Au revoir, ANZ Stadium

‘This is our last goodbye. I hate to feel the love between us die…But it’s over.’ – Jeff Buckley.

As news of the end of the Sydney Swans’ tenure at Homebush Bay reverberated around the country, supporters of the Bloods rejoiced. Sure, there have been many memorable moments created at the home of the Sydney Olympics, but as an AFL venue, it has constantly presented as somewhat of an impasse. The cavernous, eternally underpopulated stands seemed to suck the atmosphere out of the arena like one of Godfrey’s finest, leaving players and barrackers alike with a lack of fervour. However, despite being a footy ground devoid of soul, I do render memories of my own, both good and bad, from attending matches at the controversial venue. I’d like to share a collection of these (not so) memorable moments.

Magpie Domination:

Year upon year, a black and white army would descend upon Homebush for their annual collection of four points. Senior Sergeant Malthouse would orchestrate a blockade upon the Swans’ fifty-metre line. Impenetrable. The ambush of the home side’s goal would then arrive courtesy of an artillery battery which included the likes of Didak, Cloke and Thomas. Resistance was futile and my team were often left to dust off and approach the match with nothing but forlorn hope, only to result in some last ditch ‘Guerrilla tactics’, all to no avail. The dominance did not only occur on the battlefield, but also in the stands. Commodore ‘Joffa’ Corfe, would arrive in the black and white stripes, revel in three hours of tyranny and leave, rejoicing in his sparkly golden coat. As a regular eye-witness to this insufferable treatment, the pain is still palpable.

Barry belts Brent:

On April 12, 2008, Barry Hall swung a left hook at West Coast’s Brent Staker. A left hook is performed by turning the core muscles and back, thereby swinging the arm, which is bent at an angle near or at 90 degrees, in a horizontal arc into the opponent. A hook is usually aimed at the chin, and this was no exception. Initially, we Bloods in the stands at the opposite end of the ground were under the illusion that Mr. Staker should get up off the ANZ Stadium surface. After viewing the replay on the big screen, this belief not only appeared erroneous, but also merciless and slightly inhumane. I have never before witnessed forty-odd thousand people admit wrongdoing so quickly. On behalf of all Swans who were present that night, I sincerely apologise, Mr. Staker.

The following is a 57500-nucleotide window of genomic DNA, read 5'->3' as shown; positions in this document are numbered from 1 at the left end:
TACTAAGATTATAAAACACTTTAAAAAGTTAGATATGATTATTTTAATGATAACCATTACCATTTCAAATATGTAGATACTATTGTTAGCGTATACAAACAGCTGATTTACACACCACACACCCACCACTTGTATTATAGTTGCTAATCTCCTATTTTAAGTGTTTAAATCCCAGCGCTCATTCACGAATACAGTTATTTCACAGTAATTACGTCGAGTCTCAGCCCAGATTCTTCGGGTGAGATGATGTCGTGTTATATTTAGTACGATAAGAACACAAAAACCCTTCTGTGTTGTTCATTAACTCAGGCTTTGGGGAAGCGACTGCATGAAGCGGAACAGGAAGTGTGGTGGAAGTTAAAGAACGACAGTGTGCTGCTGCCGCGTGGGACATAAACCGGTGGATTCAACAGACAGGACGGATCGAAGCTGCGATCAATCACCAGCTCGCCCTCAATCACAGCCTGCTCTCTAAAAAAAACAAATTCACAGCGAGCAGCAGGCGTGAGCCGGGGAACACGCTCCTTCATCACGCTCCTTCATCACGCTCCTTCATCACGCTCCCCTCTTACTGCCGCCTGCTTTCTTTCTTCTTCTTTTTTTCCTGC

19,000 for a Final?

I’m not entirely sure if Barry’s haymakers had a direct effect on the attendance for the Swans’ home final later that year, but ANZ Stadium played host to the Swans’ lowest ever finals turn-out. In the crowd that dreary Sydney night, I felt as though I could’ve been watching the Orange Tigers take on the Cowra Blues, such was the dearth of humans present at the match. The sparse crowd did however allow me to indulge in some aisle dancing, which was likened to the moves displayed by Ren McCormack (Kevin Bacon) in Footloose. Perhaps even better.

Ed Barlow is the next Adam Goodes?

Now, outlandish statements are not uncommon at any footy ground. However it was during a Swannies game at Homebush that I overheard the most incomprehensible of all. ‘Ed Barlow is the next Adam Goodes.’ I’d imagine that if you are not a Swans (or Bulldogs) supporter, you may not be familiar with the career of E. Barlow. Serviceable? Sometimes. Potential? Sometimes. Match winning superstar who can win matches off his own boot? I don’t think so. Comparing Ed Barlow to Adam Goodes is like comparing ANZ Stadium to the Sydney Cricket Ground. Not even close.

Sure, the Sydney Swans have experienced some significant victorious occasions at ANZ Stadium. However, if the SCG is like returning home for a slap-up roast dinner with all the trimmings (and it is) for supporters of The Bloods, then ANZ Stadium is like a visit to your grouchy Great Aunt Gertrude’s, where the dusty old cupboard’s only inhabitants are stale Milk Arrowroot biscuits. Thanks, but no thanks.



About Joe Moore

Learned the art of the drop-punt from Derek Kickett as Jamie Lawson watched on. And thus, a Swan for life. @joedmoore1979


  1. And so say all of us.


  2. Glad to hear the agreeance. This move was well overdue!

  3. Well said Joe. Farewelling ANZ Stadium is like farewelling a cheating spouse. Something needs to be said.
    But not much.

  4. Thanks Peter. You’ve summed it up beautifully yourself!

  5. Dunno, Joe. I think stadia where the grass is actually attached to the soil are overrated…

  6. Luke Reynolds says

    Really enjoyed that bit about Magpie domination. Pendles won the game on his own in Round 2. But looking forward to seeing the Pies at the SCG in 2015. Fantastic move by the Swans.

Leave a Comment